How to Use
Reading 1: The Recollections of Julia West Pyeatt
As a 14-year-old girl, Julia West Pyeatt witnessed the Battle of Prairie Grove from her family home, the Robert West House, on the northwest side of the battlefield. This is her account:
December the 7th, 1862, will long be remembered especially by those of us who lived here and witnessed the Battle at Prairie Grove. It was a beautiful, cold, frosty Sunday morning.... About 10 o'clock the cannonading began and about noon war began in earnest. When it seemed everyone would be killed.... You can never know the horrors of a battle unless you have seen or been in one. The fighting was constant.... Families hunted safety in the cellars. Our home being on the north side, we felt we were comparatively safe and our greatest anxiety was for our relatives, neighbors, and friends so we stood out and watched until dark. The fighting continued as long as the soldiers could see.
All the houses were filled with wounded men. Our house was also filled with General [James G.] Blunt's men. The General himself sleeping in mother's baby crib with his feet hanging over. During the night when dispatches came he would arise up, read it, write answers, or give orders. Men stood and sat around all night with their guns in their hands talking about the fight.... All available beds and bedding was used for the wounded except one bed they left for mother and the children but very few of us slept any....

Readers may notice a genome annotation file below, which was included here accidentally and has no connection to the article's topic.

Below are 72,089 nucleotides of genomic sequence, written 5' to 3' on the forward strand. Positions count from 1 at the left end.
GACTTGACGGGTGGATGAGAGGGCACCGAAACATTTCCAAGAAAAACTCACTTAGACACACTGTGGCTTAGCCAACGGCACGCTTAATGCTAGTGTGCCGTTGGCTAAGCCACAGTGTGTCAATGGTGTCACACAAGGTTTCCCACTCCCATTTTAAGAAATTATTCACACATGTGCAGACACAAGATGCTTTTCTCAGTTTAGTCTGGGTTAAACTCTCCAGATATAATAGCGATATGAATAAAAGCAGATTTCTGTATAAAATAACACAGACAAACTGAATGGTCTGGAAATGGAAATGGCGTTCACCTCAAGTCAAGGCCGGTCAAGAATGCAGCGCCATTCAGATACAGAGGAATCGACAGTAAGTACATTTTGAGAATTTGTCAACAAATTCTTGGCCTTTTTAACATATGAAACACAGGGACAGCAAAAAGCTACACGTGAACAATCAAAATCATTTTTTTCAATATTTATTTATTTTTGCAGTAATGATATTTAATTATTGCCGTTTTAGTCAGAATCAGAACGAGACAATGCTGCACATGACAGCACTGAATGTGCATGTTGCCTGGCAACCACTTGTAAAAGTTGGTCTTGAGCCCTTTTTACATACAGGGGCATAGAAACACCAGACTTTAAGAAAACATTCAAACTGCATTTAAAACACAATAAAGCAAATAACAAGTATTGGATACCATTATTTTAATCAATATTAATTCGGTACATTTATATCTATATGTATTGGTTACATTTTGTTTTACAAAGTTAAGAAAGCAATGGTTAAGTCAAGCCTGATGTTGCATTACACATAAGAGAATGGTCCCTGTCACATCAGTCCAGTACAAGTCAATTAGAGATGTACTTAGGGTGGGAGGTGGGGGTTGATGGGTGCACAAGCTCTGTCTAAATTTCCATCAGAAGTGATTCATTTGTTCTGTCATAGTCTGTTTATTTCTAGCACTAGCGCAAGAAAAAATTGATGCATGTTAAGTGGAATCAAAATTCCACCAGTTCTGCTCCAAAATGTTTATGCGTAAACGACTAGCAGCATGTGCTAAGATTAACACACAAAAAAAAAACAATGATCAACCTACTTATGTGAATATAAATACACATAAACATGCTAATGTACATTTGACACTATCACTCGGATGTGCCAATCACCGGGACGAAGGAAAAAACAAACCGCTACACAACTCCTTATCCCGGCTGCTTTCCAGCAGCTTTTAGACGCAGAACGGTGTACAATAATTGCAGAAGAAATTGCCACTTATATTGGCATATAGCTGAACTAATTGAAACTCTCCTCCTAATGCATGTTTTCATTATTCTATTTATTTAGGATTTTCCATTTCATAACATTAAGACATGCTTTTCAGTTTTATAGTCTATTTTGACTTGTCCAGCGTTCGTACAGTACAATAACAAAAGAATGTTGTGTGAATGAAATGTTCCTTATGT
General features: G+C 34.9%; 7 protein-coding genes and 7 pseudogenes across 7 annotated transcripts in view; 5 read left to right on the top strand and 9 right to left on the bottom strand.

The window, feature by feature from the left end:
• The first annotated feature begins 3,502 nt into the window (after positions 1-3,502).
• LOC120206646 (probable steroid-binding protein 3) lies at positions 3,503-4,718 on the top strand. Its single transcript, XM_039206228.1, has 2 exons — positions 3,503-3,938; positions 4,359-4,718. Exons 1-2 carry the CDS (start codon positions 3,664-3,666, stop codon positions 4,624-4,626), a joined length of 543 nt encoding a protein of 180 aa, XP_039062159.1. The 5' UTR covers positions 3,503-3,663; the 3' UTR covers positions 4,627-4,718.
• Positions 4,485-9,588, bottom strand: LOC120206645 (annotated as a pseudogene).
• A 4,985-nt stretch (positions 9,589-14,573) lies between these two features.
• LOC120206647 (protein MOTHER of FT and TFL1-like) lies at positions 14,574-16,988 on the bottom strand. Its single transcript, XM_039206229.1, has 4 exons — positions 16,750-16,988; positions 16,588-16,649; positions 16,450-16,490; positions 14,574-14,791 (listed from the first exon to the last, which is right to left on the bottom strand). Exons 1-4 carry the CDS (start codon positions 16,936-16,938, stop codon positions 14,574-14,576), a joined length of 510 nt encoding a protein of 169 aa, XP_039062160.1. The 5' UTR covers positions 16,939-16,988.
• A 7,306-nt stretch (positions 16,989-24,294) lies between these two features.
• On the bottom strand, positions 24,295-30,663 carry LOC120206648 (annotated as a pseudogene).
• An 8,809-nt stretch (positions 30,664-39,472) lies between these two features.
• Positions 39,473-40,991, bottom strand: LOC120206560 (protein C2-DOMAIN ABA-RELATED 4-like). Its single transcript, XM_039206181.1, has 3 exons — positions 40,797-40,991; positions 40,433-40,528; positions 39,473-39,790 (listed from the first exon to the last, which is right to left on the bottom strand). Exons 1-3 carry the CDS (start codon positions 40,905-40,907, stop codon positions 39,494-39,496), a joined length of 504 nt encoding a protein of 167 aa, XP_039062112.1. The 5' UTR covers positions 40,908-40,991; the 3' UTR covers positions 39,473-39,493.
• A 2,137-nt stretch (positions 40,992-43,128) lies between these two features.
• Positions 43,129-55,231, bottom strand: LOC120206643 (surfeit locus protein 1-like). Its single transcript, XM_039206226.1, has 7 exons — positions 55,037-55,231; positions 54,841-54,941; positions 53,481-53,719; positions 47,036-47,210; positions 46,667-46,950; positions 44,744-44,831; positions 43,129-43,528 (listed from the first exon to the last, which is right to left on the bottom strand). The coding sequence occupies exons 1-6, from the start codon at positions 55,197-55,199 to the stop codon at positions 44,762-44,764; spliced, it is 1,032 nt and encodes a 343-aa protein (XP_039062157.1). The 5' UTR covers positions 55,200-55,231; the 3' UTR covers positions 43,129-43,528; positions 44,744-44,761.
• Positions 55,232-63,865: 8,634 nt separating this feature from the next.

We were left with hundreds of wounded and dead. For days, people hunted the battle ground for some of their missing people. On Monday [December 8, 1862], we saw four houses burn to the ground that was set on fire by the Federal troops. The homes belonged to Dr. Rogers, William Rogers, Arch Borden, and the White Taylor home. We lived in the house with the wounded for six weeks.
Questions for Reading 1
1. Where did General Blunt sleep on the night of December 7, 1862? How would you decide whether Julia imagined this or was it true? Would this image be something that you might find in a textbook? Why or why not?
2. Why do you think Julia West slept very little the night of the battle?
3. Do you think the West family invited Northern troops into their home? How could you find out?
4. How long did it take the Northern troops to claim their wounded? What does it suggest about the army's priorities in this area?
Reading 1 was excerpted from a memoir of Julia West Pyeatt to her daughter, Mrs. D. N. McCormick (date unknown). Courtesy of Prairie Grove Battlefield State Park.